Why Global Citizens Should Care
Achieving gender equality is key to ending extreme poverty. Feminists believe men and women should be politically, economically, and socially equal. YouGov recently released a survey that shows where most people self-identify with the term. You can join us in taking action on this issue here

The most self-identifying feminists live in Sweden, France, Italy, Britain, Australia, the US, Turkey, Denmark, Mexico, and Germany. But people who live in countries that are further along in achieving gender equality don’t necessarily consider themselves feminists, according to a new survey.

The YouGov-Cambridge Globalism Project polled 25,000 people in 23 countries, the Guardian reports. To assess attitudes toward gender, equal rights, and the #MeToo movement, participants answered questions about whether or not they consider themselves feminists, and if catcalling is acceptable.

In Sweden, 46% of people who responded to the poll consider themselves feminists, with France behind at nearly 30% — and over 25% of people in Italy and Britain. Sweden is often used as an example of a country close to achieving gender parity, due to its equal public health care, education, job opportunities, and generous parental leave policies. Sweden has nearly closed its wage gap between men and women (women get 88% of men’s wages).

In contrast, despite ranking as the best country for women in 2016, neighboring Denmark ranked as of the least feminist nations in the developed world. More Danish women are happy to be catcalled than would call themselves feminists and 35% disapprove of the #MeToo movement, according to the survey. One-third of Danish women say catcalling is acceptable, which is the highest proportion than in any other country than Nigeria. 

Antonia Kirkland, global lead on legal equality and access to justice at the organization Equality Now, told Global Citizen she was really surprised to see Denmark so far down on the list.

“Considering that Denmark is one of just six economies in the world according to the World Bank in which women and men have equal legal rights, perhaps it's not so surprising after all,” Kirkland explained.

“There is less urgency seen perhaps in Denmark for a feminist movement than in a place like the United States which lacks even a basic guarantee of equality in its constitution and feminists are still having to mobilize for an Equal Rights Amendment,” Kirkland said.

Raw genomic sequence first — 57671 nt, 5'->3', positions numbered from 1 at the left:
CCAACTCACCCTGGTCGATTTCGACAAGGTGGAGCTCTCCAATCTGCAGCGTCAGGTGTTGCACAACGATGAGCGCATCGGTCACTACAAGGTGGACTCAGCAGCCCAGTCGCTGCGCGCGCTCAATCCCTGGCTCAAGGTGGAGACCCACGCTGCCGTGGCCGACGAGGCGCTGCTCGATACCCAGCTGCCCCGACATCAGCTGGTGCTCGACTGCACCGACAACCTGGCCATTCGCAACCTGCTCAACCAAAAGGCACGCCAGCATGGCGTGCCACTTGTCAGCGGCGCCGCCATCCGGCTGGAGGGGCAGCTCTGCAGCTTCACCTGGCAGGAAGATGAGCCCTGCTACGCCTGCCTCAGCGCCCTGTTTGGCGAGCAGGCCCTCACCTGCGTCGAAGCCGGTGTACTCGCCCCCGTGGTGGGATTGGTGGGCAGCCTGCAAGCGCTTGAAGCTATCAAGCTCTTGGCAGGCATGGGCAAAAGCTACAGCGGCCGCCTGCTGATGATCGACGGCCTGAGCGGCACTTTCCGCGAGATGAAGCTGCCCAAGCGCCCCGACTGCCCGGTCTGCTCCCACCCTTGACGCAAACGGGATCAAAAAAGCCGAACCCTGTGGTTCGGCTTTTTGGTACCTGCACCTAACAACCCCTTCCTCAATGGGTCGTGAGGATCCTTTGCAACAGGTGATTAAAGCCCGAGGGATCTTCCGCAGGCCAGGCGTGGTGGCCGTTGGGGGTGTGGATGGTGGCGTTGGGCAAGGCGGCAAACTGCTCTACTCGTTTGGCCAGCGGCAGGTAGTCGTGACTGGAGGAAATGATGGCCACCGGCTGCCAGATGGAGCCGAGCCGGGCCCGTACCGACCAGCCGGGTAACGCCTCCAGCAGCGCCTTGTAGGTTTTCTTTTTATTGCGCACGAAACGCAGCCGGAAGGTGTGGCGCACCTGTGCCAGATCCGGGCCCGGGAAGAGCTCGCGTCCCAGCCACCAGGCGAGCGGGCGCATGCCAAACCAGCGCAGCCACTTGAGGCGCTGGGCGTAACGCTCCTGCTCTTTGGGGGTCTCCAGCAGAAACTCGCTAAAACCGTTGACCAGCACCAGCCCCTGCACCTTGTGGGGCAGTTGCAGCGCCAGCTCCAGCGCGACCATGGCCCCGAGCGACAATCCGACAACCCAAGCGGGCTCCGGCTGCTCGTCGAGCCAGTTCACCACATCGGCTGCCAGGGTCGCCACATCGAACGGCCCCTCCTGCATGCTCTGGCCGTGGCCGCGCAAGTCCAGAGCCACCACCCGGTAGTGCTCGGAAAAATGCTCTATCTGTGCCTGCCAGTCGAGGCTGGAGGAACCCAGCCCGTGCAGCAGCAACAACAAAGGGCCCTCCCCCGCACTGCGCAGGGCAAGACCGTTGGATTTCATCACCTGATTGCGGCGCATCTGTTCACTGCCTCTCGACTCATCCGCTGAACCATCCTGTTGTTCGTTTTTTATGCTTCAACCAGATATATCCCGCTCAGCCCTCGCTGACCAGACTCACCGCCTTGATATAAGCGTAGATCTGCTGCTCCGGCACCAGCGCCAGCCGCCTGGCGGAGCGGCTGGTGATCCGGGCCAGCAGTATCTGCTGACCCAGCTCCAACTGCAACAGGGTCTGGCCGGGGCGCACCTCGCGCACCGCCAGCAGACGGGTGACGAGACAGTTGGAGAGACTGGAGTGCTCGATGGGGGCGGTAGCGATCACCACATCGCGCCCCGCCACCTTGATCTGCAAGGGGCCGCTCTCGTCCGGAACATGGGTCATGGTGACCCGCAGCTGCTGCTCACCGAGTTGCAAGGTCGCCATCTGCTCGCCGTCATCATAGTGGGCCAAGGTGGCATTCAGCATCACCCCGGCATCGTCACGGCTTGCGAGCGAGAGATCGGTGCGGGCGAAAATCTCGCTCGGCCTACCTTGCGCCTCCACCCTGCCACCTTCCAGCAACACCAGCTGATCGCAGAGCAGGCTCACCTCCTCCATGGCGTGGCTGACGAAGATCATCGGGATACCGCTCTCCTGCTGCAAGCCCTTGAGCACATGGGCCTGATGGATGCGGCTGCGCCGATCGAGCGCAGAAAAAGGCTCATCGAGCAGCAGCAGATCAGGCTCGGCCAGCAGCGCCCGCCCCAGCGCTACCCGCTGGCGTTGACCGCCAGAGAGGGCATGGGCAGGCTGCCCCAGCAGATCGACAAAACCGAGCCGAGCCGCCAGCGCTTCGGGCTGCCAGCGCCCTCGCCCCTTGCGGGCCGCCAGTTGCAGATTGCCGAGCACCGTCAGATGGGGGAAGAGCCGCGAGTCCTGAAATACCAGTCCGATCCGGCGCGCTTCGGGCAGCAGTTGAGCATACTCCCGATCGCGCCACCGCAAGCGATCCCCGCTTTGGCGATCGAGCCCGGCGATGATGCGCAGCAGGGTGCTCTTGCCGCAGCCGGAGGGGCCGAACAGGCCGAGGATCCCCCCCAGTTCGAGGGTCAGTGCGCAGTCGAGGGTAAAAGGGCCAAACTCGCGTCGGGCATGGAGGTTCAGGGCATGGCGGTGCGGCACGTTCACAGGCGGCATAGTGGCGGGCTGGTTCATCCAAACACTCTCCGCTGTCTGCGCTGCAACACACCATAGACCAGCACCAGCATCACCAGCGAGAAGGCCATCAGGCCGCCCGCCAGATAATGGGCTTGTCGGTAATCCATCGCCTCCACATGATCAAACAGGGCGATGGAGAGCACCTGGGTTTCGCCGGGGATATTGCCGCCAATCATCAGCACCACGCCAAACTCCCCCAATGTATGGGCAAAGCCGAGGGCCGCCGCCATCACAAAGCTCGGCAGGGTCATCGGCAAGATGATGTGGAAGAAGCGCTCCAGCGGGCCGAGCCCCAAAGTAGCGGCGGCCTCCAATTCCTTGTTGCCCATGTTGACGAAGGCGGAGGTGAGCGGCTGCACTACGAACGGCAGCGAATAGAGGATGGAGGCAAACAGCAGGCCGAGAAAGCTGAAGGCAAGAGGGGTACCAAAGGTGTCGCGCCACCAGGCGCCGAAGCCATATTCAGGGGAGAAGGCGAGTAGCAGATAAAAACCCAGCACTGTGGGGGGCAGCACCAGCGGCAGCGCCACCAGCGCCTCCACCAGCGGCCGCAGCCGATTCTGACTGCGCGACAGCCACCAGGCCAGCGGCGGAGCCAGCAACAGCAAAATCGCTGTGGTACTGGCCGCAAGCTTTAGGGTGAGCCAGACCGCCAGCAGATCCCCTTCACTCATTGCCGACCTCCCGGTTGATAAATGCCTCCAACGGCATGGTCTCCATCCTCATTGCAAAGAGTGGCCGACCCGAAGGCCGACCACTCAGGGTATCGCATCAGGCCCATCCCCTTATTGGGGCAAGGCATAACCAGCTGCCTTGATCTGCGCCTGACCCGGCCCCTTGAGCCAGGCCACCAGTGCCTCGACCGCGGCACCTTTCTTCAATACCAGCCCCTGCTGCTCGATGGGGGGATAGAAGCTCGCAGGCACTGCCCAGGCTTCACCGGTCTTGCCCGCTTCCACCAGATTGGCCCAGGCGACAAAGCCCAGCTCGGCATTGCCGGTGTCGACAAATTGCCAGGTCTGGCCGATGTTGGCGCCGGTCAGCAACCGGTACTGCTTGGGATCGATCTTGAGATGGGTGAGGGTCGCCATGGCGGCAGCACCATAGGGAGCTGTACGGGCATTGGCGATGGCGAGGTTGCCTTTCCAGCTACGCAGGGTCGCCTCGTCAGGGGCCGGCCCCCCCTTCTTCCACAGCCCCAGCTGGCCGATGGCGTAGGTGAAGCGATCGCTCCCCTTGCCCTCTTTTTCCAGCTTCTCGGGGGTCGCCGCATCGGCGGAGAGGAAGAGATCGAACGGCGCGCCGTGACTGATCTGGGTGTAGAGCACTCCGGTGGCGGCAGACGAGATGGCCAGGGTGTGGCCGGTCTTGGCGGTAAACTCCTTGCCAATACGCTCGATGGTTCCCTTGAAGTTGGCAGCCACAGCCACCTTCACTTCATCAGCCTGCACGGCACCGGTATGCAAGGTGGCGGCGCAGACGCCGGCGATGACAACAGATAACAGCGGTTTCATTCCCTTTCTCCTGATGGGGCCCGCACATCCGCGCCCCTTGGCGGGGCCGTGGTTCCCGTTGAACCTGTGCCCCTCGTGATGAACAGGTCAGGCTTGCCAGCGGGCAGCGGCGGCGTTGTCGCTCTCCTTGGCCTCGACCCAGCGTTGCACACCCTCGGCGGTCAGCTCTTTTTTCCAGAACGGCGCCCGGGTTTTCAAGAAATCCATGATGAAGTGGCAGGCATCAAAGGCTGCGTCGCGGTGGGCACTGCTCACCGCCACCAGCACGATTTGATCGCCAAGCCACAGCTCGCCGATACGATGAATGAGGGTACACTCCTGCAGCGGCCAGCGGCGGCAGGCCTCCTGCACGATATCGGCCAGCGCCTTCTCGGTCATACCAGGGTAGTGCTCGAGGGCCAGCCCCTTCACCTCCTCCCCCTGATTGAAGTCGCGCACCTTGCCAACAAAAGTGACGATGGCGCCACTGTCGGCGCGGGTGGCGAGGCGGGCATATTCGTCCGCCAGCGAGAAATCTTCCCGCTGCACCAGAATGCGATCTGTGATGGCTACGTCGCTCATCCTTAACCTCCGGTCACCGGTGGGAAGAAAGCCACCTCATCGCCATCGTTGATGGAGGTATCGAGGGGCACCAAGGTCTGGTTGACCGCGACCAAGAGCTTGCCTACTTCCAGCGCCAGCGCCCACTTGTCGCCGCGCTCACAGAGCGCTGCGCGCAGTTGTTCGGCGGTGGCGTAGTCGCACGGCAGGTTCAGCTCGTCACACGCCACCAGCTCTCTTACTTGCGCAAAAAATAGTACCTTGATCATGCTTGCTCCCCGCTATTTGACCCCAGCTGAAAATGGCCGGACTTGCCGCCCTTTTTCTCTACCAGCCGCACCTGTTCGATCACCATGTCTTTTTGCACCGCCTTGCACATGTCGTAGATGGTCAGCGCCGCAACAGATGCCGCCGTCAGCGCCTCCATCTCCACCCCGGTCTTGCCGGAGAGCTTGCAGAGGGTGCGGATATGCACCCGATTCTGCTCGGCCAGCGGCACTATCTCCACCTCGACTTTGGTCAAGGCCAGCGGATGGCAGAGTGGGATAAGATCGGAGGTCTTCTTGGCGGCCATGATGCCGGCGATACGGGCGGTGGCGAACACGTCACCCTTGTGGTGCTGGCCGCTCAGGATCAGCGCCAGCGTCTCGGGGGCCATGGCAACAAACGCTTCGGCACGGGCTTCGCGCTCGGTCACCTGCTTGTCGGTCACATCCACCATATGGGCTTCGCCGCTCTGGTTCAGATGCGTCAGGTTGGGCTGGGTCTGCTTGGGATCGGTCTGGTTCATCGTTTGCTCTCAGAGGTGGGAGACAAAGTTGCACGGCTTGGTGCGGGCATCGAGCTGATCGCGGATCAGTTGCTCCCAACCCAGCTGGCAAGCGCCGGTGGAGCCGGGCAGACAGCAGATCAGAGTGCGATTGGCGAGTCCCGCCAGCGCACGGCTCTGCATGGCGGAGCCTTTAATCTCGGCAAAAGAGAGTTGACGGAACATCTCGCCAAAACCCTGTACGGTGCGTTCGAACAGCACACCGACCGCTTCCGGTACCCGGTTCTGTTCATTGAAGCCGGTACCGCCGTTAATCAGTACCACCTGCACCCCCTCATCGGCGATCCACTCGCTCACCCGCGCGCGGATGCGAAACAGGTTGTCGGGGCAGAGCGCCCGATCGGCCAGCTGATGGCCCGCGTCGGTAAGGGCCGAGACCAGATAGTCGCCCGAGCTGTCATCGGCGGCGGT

Read More: These Are the Best and Worst Countries to Be a Woman in 2018

Danes might tolerate low-level sexual harassment because they believe the behavior should be excused, Rikke Andreassen, professor of communication studies at Roskilde University, told the Guardian. Andreassen has conducted research on the #MeToo movement and found that Danish media has covered the issue in the media in culture and opinion sections, with very few men accused. Politicians in Denmark have also argued sexual harassment only affects Muslims living in the country, according to Andreassen. 

There are many other reasons why people who live in countries close to achieving gender equality still might not identify as feminists. The BBC published a report on the topic in February by Dr. Christina Scharff, a senior lecturer in culture, media, and creative industries at King's College London. Scharff found that in Europe and the US, where there’s recently been increased attention to feminists movements, some women do not feel the term “feminist” speaks to them. 

Antiquated stereotypes about feminists might deter people from associating with the term. Race plays a part as well. Shcarff noted that three-quarters of all women in one poll said that the feminist movement has done "a lot" to improve the lives of white women, which might prevent non-white women from associating with the term. Feminism is also likely to appeal to working-class women but those from lower-income backgrounds are just as likely to support equal rights. 

The top 10 countries where people label themselves feminists

  1. Sweden
  2. France
  3. Italy
  4. Britain
  5. Australia
  6. US
  7. Turkey
  8. Denmark
  9. Mexico
  10. Germany

The top five countries where people disapprove of the #MeToo Movement

  1. Denmark
  2. Sweden
  3. France
  4. Australia
  5. Germany

The top 10 countries where people consider catcalling acceptable

  1. Denmark
  2. Germany
  3. Britain
  4. Australia
  5. Sweden
  6. Italy
  7. US
  8. France
  9. Mexico
  10. Turkey


Demand Equity

The 10 Most Feminist Countries In The World

By Erica Sánchez  and  Leah Rodriguez